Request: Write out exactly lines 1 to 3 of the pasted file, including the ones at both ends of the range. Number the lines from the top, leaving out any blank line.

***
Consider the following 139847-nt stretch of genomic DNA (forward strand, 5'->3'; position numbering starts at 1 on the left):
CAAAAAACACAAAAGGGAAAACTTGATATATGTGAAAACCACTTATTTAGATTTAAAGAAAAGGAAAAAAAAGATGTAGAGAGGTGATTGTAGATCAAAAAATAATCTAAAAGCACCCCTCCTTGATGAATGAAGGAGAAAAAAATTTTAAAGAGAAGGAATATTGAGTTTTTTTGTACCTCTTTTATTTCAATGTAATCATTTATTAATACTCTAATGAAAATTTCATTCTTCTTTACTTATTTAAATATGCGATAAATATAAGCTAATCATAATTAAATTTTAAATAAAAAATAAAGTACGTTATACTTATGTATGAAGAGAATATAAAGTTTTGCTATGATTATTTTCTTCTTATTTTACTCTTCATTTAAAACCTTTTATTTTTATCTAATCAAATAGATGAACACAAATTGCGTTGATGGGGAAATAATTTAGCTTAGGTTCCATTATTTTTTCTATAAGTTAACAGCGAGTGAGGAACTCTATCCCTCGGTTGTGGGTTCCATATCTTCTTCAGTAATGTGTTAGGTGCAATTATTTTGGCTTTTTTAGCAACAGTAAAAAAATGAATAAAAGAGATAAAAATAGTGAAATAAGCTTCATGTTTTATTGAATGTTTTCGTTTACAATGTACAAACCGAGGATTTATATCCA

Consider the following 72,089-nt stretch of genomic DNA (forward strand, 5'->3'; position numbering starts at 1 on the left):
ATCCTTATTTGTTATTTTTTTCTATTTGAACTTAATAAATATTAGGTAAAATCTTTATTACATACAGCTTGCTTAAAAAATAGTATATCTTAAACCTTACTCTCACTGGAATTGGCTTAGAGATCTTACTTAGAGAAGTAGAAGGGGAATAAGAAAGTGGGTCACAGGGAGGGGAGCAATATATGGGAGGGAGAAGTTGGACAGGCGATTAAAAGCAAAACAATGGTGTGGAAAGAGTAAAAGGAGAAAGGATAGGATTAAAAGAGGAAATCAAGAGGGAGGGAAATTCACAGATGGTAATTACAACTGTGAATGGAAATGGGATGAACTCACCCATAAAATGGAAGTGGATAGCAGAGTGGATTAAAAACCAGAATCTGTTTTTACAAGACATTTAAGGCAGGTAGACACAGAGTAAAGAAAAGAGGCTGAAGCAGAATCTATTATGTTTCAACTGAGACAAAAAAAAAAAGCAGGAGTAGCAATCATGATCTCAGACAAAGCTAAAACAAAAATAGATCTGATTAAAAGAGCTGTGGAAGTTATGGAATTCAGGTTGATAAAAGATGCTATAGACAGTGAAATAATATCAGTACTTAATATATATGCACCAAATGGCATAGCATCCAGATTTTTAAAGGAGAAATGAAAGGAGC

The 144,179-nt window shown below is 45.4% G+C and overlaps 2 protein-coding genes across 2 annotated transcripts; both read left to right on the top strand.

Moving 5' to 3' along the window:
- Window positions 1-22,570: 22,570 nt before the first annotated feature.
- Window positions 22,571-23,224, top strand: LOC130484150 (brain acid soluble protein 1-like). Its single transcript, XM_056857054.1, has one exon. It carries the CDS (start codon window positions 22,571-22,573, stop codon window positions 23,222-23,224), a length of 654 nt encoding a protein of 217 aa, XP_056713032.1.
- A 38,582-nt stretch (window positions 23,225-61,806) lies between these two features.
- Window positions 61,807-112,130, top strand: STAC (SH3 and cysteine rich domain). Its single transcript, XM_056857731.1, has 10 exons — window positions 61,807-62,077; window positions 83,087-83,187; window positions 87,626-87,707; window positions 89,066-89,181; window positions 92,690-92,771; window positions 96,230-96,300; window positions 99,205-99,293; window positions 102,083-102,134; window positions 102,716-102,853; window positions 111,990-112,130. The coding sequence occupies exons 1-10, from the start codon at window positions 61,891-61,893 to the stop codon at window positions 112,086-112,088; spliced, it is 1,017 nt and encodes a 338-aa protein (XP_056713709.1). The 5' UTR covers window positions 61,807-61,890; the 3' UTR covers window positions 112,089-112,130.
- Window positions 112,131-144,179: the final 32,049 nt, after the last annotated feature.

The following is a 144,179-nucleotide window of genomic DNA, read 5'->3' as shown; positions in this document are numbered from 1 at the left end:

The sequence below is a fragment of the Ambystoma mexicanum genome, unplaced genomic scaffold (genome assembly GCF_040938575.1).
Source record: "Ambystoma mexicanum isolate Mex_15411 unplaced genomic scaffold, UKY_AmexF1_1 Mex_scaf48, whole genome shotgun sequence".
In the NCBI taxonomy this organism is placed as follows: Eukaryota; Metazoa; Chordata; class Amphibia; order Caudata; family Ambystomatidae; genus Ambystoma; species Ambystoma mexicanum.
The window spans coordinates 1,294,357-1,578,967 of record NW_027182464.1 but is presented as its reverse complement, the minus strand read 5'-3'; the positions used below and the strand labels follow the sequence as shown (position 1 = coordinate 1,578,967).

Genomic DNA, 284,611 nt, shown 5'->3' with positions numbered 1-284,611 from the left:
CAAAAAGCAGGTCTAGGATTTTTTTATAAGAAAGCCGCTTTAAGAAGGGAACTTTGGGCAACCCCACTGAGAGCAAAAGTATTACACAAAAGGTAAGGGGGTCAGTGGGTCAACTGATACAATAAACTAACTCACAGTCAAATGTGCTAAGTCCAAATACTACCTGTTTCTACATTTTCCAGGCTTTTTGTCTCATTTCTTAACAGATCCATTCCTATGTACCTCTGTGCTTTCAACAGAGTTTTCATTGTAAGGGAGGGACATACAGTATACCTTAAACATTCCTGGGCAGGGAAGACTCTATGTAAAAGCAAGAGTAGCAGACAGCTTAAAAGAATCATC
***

Consider the following 139847-nt stretch of genomic DNA (forward strand, 5'->3'; position numbering starts at 1 on the left):
CAAAAAACACAAAAGGGAAAACTTGATATATGTGAAAACCACTTATTTAGATTTAAAGAAAAGGAAAAAAAAGATGTAGAGAGGTGATTGTAGATCAAAAAATAATCTAAAAGCACCCCTCCTTGATGAATGAAGGAGAAAAAAATTTTAAAGAGAAGGAATATTGAGTTTTTTTGTACCTCTTTTATTTCAATGTAATCATTTATTAATACTCTAATGAAAATTTCATTCTTCTTTACTTATTTAAATATGCGATAAATATAAGCTAATCATAATTAAATTTTAAATAAAAAATAAAGTACGTTATACTTATGTATGAAGAGAATATAAAGTTTTGCTATGATTATTTTCTTCTTATTTTACTCTTCATTTAAAACCTTTTATTTTTATCTAATCAAATAGATGAACACAAATTGCGTTGATGGGGAAATAATTTAGCTTAGGTTCCATTATTTTTTCTATAAGTTAACAGCGAGTGAGGAACTCTATCCCTCGGTTGTGGGTTCCATATCTTCTTCAGTAATGTGTTAGGTGCAATTATTTTGGCTTTTTTAGCAACAGTAAAAAAATGAATAAAAGAGATAAAAATAGTGAAATAAGCTTCATGTTTTATTGAATGTTTTCGTTTACAATGTACAAACCGAGGATTTATATCCA

Consider the following 72,089-nt stretch of genomic DNA (forward strand, 5'->3'; position numbering starts at 1 on the left):